Elshere v. Woodard, 1996 DSD 41
DANIELLE M. ELSHERE,
ERIC WOODARD, M.D.,
[1996 DSD 41]
United States District Court
District of South Dakota - Western Division
MEMORANDUM OPINION AND
ORDER REMANDING TO STATE COURT
Filed Nov 26, 1996
RICHARD H. BATTEY, Chief Judge
NATURE AND PROCEDURAL HISTORY
[¶1] On or about July 8, 1996, plaintiff filed this medical malpractice action in the Seventh Judicial Circuit Court, Pennington County, South Dakota. On September 5, 1996, defendant filed a petition for removal to this Court pursuant to 28 USC §§ 1441 and 1446 based on diversity of citizenship. On September 24, 1996, plaintiff filed a motion to remand asserting that the removal was untimely as to the thirty-day notice provision in 28 USC 1446(b).
[¶2] Plaintiff has attempted to effectuate service upon defendant on three different occasions.
[¶3] (a) First Attempt at Service
[¶4] On July 8, 1996, a copy of the complaint, summons, and a notice of admission of service, together with a letter from plaintiff's counsel was mailed to defendant's home in Massachusetts via express overnight courier. See Affidavit of Attorney Glen H. Johnson at ¶1 (Sept. 24, 1996). The letter also indicates that a courtesy copy of the summons and complaint were sent to defendant's insurance carrier. In his affidavit, defendant states that the documents were "placed in my front door, which was rarely utilized by me or any member of my household" and he was not aware of the mailing or its contents for a period of approximately three weeks. See Affidavit of Eric J. Woodard, M.D. at ¶¶5, 6 (Oct. 15, 1996). Defendant further testifies that immediately upon his discovery of the delivery he contacted his insurance carrier. Id. at ¶7
[¶5] b.Second Attempt at Service
[¶6] On August 6, 1996, a process server left a copy of the summons and complaint at defendant's residence "with a friend who was residing with me at the time." Id. at ¶8.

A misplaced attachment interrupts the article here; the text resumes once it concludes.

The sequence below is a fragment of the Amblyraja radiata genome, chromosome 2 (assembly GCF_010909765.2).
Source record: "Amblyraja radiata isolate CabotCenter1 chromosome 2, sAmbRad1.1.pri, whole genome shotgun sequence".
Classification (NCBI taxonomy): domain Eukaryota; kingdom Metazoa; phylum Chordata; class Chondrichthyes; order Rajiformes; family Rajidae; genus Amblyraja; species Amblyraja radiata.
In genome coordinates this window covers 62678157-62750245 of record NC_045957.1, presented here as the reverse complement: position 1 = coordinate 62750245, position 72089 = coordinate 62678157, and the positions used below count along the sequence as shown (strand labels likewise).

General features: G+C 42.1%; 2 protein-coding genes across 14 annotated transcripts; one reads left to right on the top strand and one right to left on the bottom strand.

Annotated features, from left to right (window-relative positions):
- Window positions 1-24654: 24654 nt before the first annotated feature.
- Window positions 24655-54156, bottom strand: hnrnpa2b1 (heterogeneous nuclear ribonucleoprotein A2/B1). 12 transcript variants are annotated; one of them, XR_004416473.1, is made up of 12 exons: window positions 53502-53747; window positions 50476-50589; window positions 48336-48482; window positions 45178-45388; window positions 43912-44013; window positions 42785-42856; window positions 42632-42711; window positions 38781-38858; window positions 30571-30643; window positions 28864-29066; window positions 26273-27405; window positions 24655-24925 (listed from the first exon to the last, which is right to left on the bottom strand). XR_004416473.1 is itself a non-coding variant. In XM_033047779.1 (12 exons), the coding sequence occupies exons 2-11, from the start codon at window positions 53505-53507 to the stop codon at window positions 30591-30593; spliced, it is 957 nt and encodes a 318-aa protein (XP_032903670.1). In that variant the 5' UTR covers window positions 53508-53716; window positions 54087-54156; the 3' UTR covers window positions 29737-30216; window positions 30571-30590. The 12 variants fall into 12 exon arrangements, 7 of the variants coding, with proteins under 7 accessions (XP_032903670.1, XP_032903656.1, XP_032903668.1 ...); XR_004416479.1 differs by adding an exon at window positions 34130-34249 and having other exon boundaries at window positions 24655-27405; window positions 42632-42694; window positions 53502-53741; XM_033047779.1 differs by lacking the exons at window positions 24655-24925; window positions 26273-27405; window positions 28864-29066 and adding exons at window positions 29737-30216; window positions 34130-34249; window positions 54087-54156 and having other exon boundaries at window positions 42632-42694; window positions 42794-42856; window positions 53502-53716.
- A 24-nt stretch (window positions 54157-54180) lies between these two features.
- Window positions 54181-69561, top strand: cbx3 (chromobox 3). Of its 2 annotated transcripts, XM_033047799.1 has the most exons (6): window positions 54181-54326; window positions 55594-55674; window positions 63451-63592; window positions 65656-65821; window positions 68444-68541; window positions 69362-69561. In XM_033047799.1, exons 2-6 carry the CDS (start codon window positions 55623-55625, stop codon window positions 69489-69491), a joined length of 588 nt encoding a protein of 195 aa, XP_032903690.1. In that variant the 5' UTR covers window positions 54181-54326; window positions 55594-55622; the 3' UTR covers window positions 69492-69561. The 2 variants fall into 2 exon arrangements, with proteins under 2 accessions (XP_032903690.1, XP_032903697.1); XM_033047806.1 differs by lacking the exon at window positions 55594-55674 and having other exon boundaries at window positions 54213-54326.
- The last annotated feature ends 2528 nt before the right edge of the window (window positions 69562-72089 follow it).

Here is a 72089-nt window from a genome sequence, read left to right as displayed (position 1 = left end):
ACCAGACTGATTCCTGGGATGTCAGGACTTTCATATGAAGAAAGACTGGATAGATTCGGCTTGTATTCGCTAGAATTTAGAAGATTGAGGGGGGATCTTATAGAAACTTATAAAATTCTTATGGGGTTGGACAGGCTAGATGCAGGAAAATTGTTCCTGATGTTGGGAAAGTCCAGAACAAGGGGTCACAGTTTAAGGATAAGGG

[¶7] c.Third Attempt at Service
[¶8] Finally, plaintiff has indicated to the Court that defendant was personally served with a new summons and complaint in Pennington County, South Dakota, on September 24, 1996. See Docket #10 at n.1 (Plaintiff's Reply Memorandum on Motion to Remand).
[¶9] On September 5, 1996, defendant filed a petition for removal.
[¶10] The procedure for removal is contained in 28 USC § 1446(b), which provides in pertinent part:
The notice of removal of a civil action or proceeding shall be filed within thirty days after the receipt by the defendant, through service or otherwise, of a copy of the initial pleading setting forth the claim for relief upon which such action or proceeding is based, or within thirty days after the service of summons upon the defendant if such initial pleading has then been filed in court and is not required to be served on the defendant, whichever period is shorter.
28 USC § 1446(b) (emphasis added). As recently stated by the Fifth Circuit Court of Appeals, "[a]s Congress intended the removal statutes to have uniform nationwide application, the effect of . . . alleged state law violations on the removal period is a question of federal law, unaffected by state law definitions or characterizations." Reece v. Wal-Mart Stores, Inc., 98 F3d 839, 843 (5th Cir. 1996) (citing Brown v. Demco, Inc., 792 F2d 478, 480 (5th Cir. 1986)). The failure to file a petition for removal within the thirty-day time limitation of section 1446(b) is sufficient ground on which to remand, and the burden of demonstrating compliance with the timeliness requirement is on the petitioning defendant, not the party moving for remand. 14A Charles A. Wright & Arthur R. Miller, Federal Practice and Procedure § 3739, at 574 (1985) (citing Jones v. General Tire & Rubber Co., 541 F2d 660 (7th Cir. 1976)); Northern Illinois Gas Co. v. Airco Indus. Gases, 676 F2d 270, 273 n.1 (7th Cir. 1982) (stating that "'[t]he burden of proof as to any controverted material issue is upon the party who removed to show that the suit was properly removed.'").
[¶11] The interpretation of the phrase "receipt by defendant, through service or otherwise" lies at the heart of the dispute between the parties. Plaintiff urges this Court to adopt the "receipt rule" and construe the phrase to mean that the thirty-day period began to run when defendant received or came in actual possession of the summons and complaint. In contrast, defendant implores the Court to embrace the "service rule" and construe the phrase to mean that the thirty-day period does not commence until the plaintiff has complied with the requirements for service under the rules of civil procedure.